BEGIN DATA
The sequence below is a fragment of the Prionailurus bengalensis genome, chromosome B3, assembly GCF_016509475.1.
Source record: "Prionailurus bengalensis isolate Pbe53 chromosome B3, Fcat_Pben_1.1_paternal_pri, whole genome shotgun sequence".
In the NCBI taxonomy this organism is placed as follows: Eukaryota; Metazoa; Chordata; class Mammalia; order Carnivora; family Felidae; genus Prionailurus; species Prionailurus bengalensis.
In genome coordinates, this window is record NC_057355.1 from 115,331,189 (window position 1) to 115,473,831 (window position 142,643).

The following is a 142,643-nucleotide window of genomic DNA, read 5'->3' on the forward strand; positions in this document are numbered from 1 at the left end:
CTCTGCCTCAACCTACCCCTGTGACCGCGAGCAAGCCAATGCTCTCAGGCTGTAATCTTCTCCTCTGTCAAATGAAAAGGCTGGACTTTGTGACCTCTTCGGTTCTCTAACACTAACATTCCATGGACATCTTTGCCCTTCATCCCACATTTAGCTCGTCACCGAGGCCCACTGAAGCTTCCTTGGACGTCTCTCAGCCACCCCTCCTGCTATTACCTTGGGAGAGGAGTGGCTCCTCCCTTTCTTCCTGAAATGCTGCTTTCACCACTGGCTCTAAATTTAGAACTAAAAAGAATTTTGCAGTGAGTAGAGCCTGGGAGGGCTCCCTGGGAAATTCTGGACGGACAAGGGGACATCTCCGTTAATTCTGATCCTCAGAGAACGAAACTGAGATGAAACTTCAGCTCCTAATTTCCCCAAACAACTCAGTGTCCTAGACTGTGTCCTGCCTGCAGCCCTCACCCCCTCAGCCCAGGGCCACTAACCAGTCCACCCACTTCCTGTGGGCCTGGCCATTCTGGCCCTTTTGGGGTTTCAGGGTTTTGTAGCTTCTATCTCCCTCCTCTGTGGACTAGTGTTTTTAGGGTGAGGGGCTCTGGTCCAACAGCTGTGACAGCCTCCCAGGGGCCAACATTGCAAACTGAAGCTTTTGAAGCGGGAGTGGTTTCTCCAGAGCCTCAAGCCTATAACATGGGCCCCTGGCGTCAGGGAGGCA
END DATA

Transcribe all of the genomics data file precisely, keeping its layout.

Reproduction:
The sequence below is a fragment of the Prionailurus bengalensis genome, chromosome B3, assembly GCF_016509475.1.
Source record: "Prionailurus bengalensis isolate Pbe53 chromosome B3, Fcat_Pben_1.1_paternal_pri, whole genome shotgun sequence".
In the NCBI taxonomy this organism is placed as follows: Eukaryota; Metazoa; Chordata; class Mammalia; order Carnivora; family Felidae; genus Prionailurus; species Prionailurus bengalensis.
In genome coordinates, this window is record NC_057355.1 from 115,331,189 (window position 1) to 115,473,831 (window position 142,643).

The following is a 142,643-nucleotide window of genomic DNA, read 5'->3' on the forward strand; positions in this document are numbered from 1 at the left end:
CTCTGCCTCAACCTACCCCTGTGACCGCGAGCAAGCCAATGCTCTCAGGCTGTAATCTTCTCCTCTGTCAAATGAAAAGGCTGGACTTTGTGACCTCTTCGGTTCTCTAACACTAACATTCCATGGACATCTTTGCCCTTCATCCCACATTTAGCTCGTCACCGAGGCCCACTGAAGCTTCCTTGGACGTCTCTCAGCCACCCCTCCTGCTATTACCTTGGGAGAGGAGTGGCTCCTCCCTTTCTTCCTGAAATGCTGCTTTCACCACTGGCTCTAAATTTAGAACTAAAAAGAATTTTGCAGTGAGTAGAGCCTGGGAGGGCTCCCTGGGAAATTCTGGACGGACAAGGGGACATCTCCGTTAATTCTGATCCTCAGAGAACGAAACTGAGATGAAACTTCAGCTCCTAATTTCCCCAAACAACTCAGTGTCCTAGACTGTGTCCTGCCTGCAGCCCTCACCCCCTCAGCCCAGGGCCACTAACCAGTCCACCCACTTCCTGTGGGCCTGGCCATTCTGGCCCTTTTGGGGTTTCAGGGTTTTGTAGCTTCTATCTCCCTCCTCTGTGGACTAGTGTTTTTAGGGTGAGGGGCTCTGGTCCAACAGCTGTGACAGCCTCCCAGGGGCCAACATTGCAAACTGAAGCTTTTGAAGCGGGAGTGGTTTCTCCAGAGCCTCAAGCCTATAACATGGGCCCCTGGCGTCAGGGAGGCA